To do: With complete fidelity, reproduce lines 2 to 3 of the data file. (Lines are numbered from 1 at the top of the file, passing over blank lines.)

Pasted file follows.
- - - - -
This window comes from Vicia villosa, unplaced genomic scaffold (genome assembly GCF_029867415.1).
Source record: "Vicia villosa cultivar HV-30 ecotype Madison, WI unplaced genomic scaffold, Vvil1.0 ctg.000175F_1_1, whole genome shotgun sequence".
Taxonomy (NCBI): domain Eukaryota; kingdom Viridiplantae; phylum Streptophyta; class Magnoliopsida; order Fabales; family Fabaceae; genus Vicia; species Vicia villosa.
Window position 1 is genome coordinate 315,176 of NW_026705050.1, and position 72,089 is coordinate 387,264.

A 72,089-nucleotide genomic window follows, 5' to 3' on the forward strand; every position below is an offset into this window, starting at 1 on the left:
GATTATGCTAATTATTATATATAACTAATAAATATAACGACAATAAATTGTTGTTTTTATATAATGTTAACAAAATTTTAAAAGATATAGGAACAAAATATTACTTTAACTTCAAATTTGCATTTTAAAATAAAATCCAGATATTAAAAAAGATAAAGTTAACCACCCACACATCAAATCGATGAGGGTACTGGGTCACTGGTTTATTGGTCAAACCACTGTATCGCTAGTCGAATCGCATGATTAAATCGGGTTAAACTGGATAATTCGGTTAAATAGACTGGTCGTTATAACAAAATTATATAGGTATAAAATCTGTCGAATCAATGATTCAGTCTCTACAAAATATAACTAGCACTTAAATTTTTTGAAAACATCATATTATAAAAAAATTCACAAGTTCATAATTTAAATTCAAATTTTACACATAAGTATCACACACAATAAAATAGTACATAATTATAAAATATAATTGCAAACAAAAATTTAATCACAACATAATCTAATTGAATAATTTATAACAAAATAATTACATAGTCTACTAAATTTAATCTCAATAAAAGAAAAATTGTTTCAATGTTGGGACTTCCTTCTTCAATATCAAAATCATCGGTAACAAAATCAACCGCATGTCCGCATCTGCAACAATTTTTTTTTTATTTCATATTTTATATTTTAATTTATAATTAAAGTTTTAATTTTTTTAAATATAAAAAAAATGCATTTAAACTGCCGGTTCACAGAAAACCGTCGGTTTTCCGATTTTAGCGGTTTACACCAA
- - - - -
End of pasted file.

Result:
Source record: "Vicia villosa cultivar HV-30 ecotype Madison, WI unplaced genomic scaffold, Vvil1.0 ctg.000175F_1_1, whole genome shotgun sequence".
Taxonomy (NCBI): domain Eukaryota; kingdom Viridiplantae; phylum Streptophyta; class Magnoliopsida; order Fabales; family Fabaceae; genus Vicia; species Vicia villosa.